Everyone that is a victim of bullying deserves that chance to break all the walls that surround them and understand that they are special, even in a world of billions.
Nusrat, 6th Grade Student
October is National Anti-Bullying Month. The information and activities featured today were taken from the Newspapers in Education supplement, “Stand Up To Bullying.” The tab was created to help raise awareness about the harmful effects of bullying and draws from the prevention materials and supports offered by the BullyBust campaign of the National School Climate Center (NSCC). This is part 3.
WHEN YOU’RE BEING BULLIED…
Being bullied is painful, but it is important to remember that you are not alone! Below are some tips on what you can do if you are being bullied.
Don’t ignore the situation. When you are being bullied, you naturally just want to make it all go away. As a result, some of us just keep everything inside or even avoid going to school! Sometimes the bully does stop and moves on to someone else, but this doesn’t always happen.
Always tell an adult you trust. Tell your parent, a trusted teacher, school counselor or another trusted adult about what’s happening. Share all of the details, and let them know how this made you feel. Ask them what to do next.
Keep in mind that no one deserves to be bullied. Bullies are not bad people, but they are doing bad things. Sometimes kids become bullies because they are bullied at home by their parents and are determined not to be bullied at school, so they bully others instead. Knowing this will help you understand that the bullying doesn’t have to do with you, but with the bully.
Never fight back, but let the bully know you are not an easy target. Stay calm, and tell the bully with confidence and determination to “Stop it,” and to “Leave me alone.” Walk off with confidence.
Stand up to the bully if you feel “safe enough.” This is sometimes easy to say and much harder to do! If you do feel safe enough, confront the bully by telling him or her how you feel, why you feel the way you do and what you want the bully to do. For example, “I feel angry when you call me names because I have a real name. I want you to start calling me by my real name.”
Do not respond directly to the bully’s teasing. Sometimes we just feel too scared to respond. Not responding is actually another good strategy that we can use when we are being bullied. To the best of your ability, just walk away! This is also an important tip to remember when dealing with bullying online. Keep harmful messages from spreading by not responding, adding comments or sending them on to friends. (Again, it is important to let an adult know about this. When you are bullied online, printout a copy of the text or picture and show it to a grown-up.)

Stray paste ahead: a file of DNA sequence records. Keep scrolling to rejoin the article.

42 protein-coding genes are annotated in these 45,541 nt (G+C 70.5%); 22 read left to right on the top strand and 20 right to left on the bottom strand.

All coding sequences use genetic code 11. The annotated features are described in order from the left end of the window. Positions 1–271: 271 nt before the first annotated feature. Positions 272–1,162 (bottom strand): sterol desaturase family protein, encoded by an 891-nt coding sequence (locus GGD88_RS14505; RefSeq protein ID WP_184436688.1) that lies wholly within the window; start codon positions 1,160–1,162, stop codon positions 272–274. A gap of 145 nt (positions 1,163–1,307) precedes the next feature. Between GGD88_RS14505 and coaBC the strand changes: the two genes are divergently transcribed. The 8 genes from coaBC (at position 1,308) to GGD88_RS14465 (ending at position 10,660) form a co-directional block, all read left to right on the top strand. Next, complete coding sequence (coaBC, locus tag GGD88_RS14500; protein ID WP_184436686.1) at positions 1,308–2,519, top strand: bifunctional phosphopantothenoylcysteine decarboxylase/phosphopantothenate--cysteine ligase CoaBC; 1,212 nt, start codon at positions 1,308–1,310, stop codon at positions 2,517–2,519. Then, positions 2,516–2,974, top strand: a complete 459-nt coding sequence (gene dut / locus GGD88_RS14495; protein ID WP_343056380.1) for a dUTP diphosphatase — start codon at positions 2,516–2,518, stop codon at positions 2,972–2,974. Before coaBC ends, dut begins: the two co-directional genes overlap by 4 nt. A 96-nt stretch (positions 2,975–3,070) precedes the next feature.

Don’t blame yourself! It is common for students to feel that they have somehow “caused” the bullying. Remind yourself that it’s not your fault and talk to a friend, adult in school or parent about the way you feel. Write down your good qualities and discuss them with your family, and use this list as a reminder if you start to blame yourself or feel down.
BE AN UPSTANDER
The best way to prevent bullying is to become an “upstander” to bullying (as opposed to a bystander who stands by and does nothing). An upstander is someone who recognizes when something is wrong and acts to make it right. When an upstander sees or hears about someone being bullied, they speak up. Being an upstander is being a hero: We are standing up for what is right and doing our best to help support and protect someone who is being hurt. In many ways, this is another word for being socially responsible.
Find a story in today’s newspaper that shows a person, group or organization being an upstander. Use the definition in the previous paragraph as a guide and write a journal entry about why this story is a strong example of upstander behavior and who is benefiting from these positive actions.
WHEN YOU SEE SOMEONE ELSE BEING BULLIED…
Tell an adult you trust. Some kids think this is tattling or being a snitch, but it is not. When you tell an adult, you are helping someone else who needs support. Most adults really do want to know about bullying, and they want to help. If you tell a grown-up about this and they don’t respond, find another adult you trust and tell them. Many schools have programs to not only help prevent bullying, but to support people – kids and adults- standing up to bully behavior and saying “No, this is not an OK way to act!”